I spent a couple of years as a missionary in Japan. I agreed to go anywhere and it was pretty cool to end up in a culture that coincided with some of my interests as I had always liked anime/manga. Of course, I was so busy over there I didn't have time to watch any so I just had to catch up when I got home . The scriptures in Japanese have furigana so didn't get very good at reading the kanji and am still working on that. Reading the Bible in Japanese is very interesting because the translation is to modern day simple terms that even I as a foreigner could understand. No formal training in King James English necessary, though I still love my KJV. The most interesting thing is that the Japanese translation had many more subjects (like who did what) than the English versions I've seen. It points out who is saying or doing what which was very fun because sometimes I have to really think through who is addressing whom as the English leaves it out, which is really rare from reading Japanese and English. It must have been the Portuguese influence back in the 1600's.
It sounds like you have gone to several churches on your quest.
I suppose I understand why it could be taken as sarcasm. I've built a reputation of being a cynical poster. But here I wasn't being sarcastic.
The "we" is universal of humanity, including Christians, even, or especially, we of the Reformed traditions (Lutheran, Baptist, Presbyterian, etc.) who take what Paul wrote in his epistle to the Roman church seriously, and recognize within ourselves a predisposition towards opposing any thing about, from, by, and of God where it is in conflict with what we ourselves desire, including the person of God Himself. To make matters worse, we are inclined to desire anything else but God.
I currently go to a non-denominational church, but they are Reformed in their faith confession, at least according to the pastor to whom I've asked about their central view on the matter. I've given my life to Christ several years ago, but only within the last year had been persuaded towards the Calvinist understanding of the nature of the believer's salvation by the grace of God alone through faith alone in Christ alone. TULIP is the acrostic of the set of 5 basic views of the state of men with respect to God and what God has done for an elect small, unfortunately not the whole, mass of humanity.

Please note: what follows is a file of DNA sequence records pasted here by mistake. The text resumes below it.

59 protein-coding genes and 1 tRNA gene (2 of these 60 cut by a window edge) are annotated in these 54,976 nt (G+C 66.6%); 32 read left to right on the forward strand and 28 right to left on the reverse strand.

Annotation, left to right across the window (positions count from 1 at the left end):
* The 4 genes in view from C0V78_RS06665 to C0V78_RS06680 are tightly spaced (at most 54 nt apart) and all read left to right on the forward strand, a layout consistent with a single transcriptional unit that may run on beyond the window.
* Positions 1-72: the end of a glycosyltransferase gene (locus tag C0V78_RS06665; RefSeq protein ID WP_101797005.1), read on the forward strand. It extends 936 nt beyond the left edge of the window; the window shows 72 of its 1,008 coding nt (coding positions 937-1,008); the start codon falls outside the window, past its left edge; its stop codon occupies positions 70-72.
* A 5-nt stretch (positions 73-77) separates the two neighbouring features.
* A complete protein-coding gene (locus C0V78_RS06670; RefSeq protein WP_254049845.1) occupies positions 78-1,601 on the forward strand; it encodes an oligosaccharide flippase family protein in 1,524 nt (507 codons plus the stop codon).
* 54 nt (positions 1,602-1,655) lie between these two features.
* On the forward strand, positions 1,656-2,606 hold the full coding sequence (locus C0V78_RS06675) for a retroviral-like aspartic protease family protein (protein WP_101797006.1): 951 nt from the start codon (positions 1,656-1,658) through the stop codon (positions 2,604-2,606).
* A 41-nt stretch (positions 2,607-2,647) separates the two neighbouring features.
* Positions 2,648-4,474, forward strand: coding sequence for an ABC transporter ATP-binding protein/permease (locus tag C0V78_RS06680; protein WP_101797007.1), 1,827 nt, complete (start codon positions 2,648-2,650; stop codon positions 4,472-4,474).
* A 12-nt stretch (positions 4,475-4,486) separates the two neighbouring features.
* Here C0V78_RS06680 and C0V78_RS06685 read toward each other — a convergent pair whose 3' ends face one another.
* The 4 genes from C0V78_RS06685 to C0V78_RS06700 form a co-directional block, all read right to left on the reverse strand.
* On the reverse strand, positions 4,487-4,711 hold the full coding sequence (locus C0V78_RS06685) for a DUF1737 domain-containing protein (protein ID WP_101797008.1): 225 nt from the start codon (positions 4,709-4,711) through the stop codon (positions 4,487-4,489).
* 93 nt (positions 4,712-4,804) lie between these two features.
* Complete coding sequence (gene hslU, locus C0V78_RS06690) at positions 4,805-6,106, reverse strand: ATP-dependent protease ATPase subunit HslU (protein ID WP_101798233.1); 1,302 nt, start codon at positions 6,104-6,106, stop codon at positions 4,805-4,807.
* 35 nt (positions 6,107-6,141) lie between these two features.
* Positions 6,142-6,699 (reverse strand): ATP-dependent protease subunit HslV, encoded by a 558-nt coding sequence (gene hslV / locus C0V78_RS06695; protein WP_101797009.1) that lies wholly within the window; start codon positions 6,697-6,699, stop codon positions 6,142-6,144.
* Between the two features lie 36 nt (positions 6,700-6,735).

"Yeah. And the one thing they hate most is the God of Israel. The notion of god is tolerable so long as he's the kind that's impotent and dead, and ain't the type to get in the way of the absoluteness of human autonomy. "Not thine will, but my will," we love to say."
Very interesting. Which belief system is this sarcasm stemming from? Believing in a (omni)potent living God who is involved in human life whom asks that people do "His will" is not that common at the cost of giving up ones own will. I'm guessing you have a Christian background, but I am unsure of the denomination. The "we" you used indicates you have a group of friends or peers who think the same way.